As we approach the Seder, Joe Wolfson invites us to consider how children’s questions help adults appreciate the true meaning of Pesach.
In this latest piece addressing Modern Orthodox education, Anthony Knopf lays out the case for formal moral education in our schools that is rooted in Jewish thought and guided by the latest research in the field.
The creative responses of Jewish Day Schools to the pandemic demonstrate that the time has come to think out of the box and reimagine high school education. Hillel Rapp, Director of Education at Bnei Akiva Schools of Toronto, outlines a provocative, comprehensive vision for reimagining high schools in the 21st century.
There was a time when many day schools featured home ec classes, but those days are behind us. Lindsey Bodner makes the case for reintroducing an updated version of this course in our curricula.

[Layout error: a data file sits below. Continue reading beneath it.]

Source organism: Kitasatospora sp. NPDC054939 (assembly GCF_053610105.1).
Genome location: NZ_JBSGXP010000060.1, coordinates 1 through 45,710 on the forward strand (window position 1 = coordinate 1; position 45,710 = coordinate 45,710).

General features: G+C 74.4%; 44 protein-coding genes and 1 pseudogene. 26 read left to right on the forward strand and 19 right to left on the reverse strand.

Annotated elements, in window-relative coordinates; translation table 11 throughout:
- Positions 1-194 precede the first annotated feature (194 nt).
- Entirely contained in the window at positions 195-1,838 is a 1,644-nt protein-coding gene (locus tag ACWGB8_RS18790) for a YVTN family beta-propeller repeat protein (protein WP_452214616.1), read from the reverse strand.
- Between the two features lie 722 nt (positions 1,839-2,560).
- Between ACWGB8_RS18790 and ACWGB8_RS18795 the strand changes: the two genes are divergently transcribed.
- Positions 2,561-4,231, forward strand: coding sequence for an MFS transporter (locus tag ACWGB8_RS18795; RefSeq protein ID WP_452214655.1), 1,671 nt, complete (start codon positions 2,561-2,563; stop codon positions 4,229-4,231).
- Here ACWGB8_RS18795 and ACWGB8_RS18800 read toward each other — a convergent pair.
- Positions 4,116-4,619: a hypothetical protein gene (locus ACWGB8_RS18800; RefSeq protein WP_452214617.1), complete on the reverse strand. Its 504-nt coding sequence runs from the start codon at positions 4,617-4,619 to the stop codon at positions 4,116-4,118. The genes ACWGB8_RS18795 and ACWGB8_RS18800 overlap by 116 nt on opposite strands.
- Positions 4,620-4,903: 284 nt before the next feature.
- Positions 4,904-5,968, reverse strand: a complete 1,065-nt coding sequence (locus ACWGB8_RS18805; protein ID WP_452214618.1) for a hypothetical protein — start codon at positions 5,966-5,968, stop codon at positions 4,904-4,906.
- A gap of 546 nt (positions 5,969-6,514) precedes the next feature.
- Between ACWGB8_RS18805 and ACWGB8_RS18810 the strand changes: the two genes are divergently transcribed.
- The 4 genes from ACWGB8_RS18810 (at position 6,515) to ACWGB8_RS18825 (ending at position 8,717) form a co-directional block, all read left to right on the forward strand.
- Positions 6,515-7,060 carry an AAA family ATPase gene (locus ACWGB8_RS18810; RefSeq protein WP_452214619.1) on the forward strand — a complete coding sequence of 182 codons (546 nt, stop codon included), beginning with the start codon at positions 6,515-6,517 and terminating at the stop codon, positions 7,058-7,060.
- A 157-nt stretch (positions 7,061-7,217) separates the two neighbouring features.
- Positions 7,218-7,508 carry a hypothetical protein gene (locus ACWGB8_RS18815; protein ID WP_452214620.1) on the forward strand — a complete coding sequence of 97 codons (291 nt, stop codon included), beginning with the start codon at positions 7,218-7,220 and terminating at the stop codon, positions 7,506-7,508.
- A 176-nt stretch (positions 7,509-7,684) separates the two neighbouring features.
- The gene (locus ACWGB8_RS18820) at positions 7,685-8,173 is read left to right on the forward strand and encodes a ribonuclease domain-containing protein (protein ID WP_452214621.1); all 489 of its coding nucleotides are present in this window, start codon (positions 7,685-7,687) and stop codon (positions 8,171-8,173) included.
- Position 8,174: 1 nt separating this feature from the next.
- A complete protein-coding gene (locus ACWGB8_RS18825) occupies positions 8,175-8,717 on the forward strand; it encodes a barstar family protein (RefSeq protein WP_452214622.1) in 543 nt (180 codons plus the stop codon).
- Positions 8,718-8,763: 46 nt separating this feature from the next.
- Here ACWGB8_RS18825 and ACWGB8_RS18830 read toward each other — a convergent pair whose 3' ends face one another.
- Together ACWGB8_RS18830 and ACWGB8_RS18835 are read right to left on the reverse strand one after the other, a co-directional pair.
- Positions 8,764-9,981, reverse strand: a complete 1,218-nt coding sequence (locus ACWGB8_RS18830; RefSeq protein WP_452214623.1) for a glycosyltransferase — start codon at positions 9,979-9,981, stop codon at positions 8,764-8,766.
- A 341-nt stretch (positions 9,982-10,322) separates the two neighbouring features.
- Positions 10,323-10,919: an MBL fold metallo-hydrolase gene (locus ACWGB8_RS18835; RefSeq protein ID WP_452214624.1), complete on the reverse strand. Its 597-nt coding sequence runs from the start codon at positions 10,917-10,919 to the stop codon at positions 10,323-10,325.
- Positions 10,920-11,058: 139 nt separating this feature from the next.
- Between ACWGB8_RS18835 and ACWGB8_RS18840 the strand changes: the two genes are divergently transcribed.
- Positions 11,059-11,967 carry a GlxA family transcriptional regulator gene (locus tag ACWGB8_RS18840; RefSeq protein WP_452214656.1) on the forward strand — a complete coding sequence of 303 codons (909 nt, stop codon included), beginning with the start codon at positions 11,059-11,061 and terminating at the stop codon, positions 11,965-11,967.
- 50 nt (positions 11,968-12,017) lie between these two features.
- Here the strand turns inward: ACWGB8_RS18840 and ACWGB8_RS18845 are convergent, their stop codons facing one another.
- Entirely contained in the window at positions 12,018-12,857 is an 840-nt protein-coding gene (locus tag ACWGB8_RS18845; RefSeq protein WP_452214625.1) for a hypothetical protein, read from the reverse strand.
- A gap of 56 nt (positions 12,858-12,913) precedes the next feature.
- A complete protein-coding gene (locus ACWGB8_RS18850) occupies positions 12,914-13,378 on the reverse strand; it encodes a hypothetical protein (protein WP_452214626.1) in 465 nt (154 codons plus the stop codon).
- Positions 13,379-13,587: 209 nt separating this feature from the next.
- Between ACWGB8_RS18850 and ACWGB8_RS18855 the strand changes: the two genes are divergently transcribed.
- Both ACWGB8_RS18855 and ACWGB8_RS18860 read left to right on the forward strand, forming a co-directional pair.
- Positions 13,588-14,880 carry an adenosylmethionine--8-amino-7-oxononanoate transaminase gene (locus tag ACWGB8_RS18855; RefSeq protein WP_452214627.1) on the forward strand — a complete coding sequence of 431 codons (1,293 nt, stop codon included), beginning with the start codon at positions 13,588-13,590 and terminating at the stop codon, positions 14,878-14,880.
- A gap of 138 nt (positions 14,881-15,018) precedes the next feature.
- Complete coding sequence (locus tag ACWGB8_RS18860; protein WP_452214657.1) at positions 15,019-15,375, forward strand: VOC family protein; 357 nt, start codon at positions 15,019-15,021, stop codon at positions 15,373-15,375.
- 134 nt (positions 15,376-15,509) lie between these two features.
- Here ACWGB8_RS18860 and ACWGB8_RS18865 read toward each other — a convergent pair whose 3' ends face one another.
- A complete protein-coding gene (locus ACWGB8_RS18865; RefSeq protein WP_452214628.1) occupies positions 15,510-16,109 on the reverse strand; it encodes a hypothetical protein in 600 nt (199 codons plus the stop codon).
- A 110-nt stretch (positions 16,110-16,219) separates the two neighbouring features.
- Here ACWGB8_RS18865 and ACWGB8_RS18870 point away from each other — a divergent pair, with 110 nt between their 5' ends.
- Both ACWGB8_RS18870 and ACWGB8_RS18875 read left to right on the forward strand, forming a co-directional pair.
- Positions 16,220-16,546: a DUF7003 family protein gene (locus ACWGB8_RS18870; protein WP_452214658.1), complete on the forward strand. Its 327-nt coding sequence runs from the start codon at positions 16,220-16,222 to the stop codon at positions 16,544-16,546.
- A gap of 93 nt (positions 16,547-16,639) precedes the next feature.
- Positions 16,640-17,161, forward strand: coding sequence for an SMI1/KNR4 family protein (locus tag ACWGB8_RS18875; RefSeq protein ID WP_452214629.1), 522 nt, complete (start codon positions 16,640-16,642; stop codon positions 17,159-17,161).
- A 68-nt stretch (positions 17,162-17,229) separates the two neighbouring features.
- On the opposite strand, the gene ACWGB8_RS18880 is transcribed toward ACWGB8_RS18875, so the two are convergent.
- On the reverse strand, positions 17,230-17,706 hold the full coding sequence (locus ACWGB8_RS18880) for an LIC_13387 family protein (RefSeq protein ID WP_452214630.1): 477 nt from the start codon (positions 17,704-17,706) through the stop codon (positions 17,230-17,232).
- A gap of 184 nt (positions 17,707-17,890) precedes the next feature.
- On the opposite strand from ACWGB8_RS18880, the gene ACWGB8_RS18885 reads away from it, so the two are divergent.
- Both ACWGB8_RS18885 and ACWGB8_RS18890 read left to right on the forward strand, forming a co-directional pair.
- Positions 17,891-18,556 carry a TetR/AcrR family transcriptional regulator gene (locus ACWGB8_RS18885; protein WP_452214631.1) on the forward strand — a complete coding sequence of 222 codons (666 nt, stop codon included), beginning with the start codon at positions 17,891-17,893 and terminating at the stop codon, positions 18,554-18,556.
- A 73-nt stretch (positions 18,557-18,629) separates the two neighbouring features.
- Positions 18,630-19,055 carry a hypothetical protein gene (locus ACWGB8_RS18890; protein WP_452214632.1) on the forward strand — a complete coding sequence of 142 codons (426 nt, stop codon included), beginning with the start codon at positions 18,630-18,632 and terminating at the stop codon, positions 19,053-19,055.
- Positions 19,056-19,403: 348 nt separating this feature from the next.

In this review of a new book by Aryeh Solomon, Ilan Fuchs explores how for the Lubavitcher Rebbe, teaching and learning are a sacred calling leading toward spiritual growth.
Yaakov Jaffe argues that kids would be better served by coming to shul for the beginning of the Shabbat davening rather than the end.
In a widely-circulated article published in City Journal, Moshe Krakowski objected to the work of YAFFED, an organization that works with government officials to require higher standards of secular education in Hasidic schools. Here, Hannah Lebovits and Yoel Finkelman respond passionately to a number of Dr. Krakowski's contentions.
Rabbi Kenneth Brander, head of Ohr Torah Stone, explores what the daily blessing on Talmud Torah can teach us about how to foster religious continuity.
In part 1, Gil Perl argued that Modern Orthodox is in need of a Hedgehog Concept and put forward Or (la-)Goyim as a candidate for that role. In part 2, he details what this might look like in practice and why it would appeal to our youth in a post-modern world.
Gil Perl argues that Modern Orthodox currently lacks a “Hedgehog Concept,” namely something at their core that they passionately believe they do better than anyone else in the world. He argues that Or Goyim, as articulated by 19th century luminaries like Netziv and Hirsch, is the Hedgehog concept that can engage Modern Orthodox Youth in a postmodern world.